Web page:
By Maxine Slater
For the last three hours, my SAT had gone smoothly. The only delays were brought by anxiety-driven inquiries into how best to erase a wrongly-marked bubble, or whether the use of mechanical pencils was permitted.Yet mid-way through substantiating a lofty claim in my SAT essay, I heard a splatter, and turned to my left to find a young man, two seats away from me, covered in his own vomit. He was stooped over in his chair, spit-up clinging to his clothes, hands, and test booklet. The chairs in his vicinity had been hit as well, and the students who sat in them grew horrified at the sight of yellow posits on their clothes, water bottles, and extra calculators. Soon, I became just as disturbed, but not by the vomit itself; what truly alarmed me was my peers’ ability to ignore the incident entirely and return to their tests.
For many students, the pressure of the clock superseded the wellbeing of another student. They were strangely bewitched by the test, their concentration failing to falter for even a moment. Only one student volunteered to solicit the proctor, and many test-takers ignored her pleas. While the neglect I perceived could, more favorably, be seen as strict observance of testing policies, some students failed to display even the most primitive of reactions upon witnessing the retching fiasco; a mere glance sufficed before they returned to their essays. And while I was emotionally invested in the scene, I was no aberration in regard to test-taking culture: soon, I succumbed to the clock, and found myself writing away while the scent of vomit grew more pungent and disseminated throughout the room. Although the ordeal was eventually handled, it brought to light many issues ailing our nation’s test-obsessed form of student evaluation.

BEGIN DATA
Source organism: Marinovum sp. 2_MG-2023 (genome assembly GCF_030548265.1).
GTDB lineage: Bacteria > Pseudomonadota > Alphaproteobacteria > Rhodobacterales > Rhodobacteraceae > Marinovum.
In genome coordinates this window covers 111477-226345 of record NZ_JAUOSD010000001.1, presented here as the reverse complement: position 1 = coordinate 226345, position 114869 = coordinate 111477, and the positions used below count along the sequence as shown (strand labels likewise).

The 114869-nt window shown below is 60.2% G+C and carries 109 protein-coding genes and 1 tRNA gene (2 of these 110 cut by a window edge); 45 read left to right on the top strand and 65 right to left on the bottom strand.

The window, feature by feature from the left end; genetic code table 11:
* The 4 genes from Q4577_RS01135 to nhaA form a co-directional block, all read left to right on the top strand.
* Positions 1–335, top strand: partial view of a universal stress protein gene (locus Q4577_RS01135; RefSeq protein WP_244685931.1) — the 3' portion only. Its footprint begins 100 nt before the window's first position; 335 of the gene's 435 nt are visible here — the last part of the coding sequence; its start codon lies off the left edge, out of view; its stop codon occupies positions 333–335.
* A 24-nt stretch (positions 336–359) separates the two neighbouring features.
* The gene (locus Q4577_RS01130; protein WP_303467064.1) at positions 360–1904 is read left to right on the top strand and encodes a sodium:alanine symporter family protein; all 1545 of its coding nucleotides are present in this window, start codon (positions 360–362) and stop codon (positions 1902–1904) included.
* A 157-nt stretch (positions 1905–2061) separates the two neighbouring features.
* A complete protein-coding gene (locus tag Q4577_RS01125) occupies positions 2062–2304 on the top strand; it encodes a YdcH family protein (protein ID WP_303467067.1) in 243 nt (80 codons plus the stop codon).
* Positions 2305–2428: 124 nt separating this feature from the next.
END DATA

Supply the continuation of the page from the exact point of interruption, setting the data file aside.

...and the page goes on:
First, empathy is compromised in high-stakes test settings, where helping others comes second to personal success. Students in my room were willing to forgo empathy for the prospect of a higher SAT score. Some test-takers even griped about the incident, grieving suspended testing and a belated exit time while their peer sat covered in his own vomit. And when the sick boy was escorted out of the room to receive a new sweatshirt, he was met with an onslaught of glares and scowls from disgruntled students.
Secondly, testing-anxiety symptoms such as vomiting are so common under SAT conditions that they can be temporarily dismissed, if not completely ignored. On the whole, the students’ reactions to the incident were apathetic. Most telling was the standard protocol by which the proctor dealt with the situation, indicating that this is a known occurrence: upon the test’s conclusion, the proctor was swift to retrieve a glove and test-booklet-baggie with which she cautiously collected the boy’s testing materials. I can imagine that the College Board has other gadgets and equipment stockpiled- and distributed to its proctors- in the case of anxiety-fueled fiascos similar to the one that took place in my room.
For many Beacon students, high-stakes testing can be debilitating. One student who requested anonymity said that “even hours before an assessment, [she] experiences classic anxiety symptoms: heart palpitations, rapid breathing, and an overwhelming sense of nausea.” If she does not find a way to manage her symptoms by the time the test is administered, she will “severely underperform.” And while she exceeds standards on project-based-assessments, and achieves great success under Beacon’s sensitive PBA-consortium, these alternatives do not exist when regarding the “SAT or ACT.” To complicate the matter, SAT testing accommodations–such as extended time–prove elusive for students who have anxiety.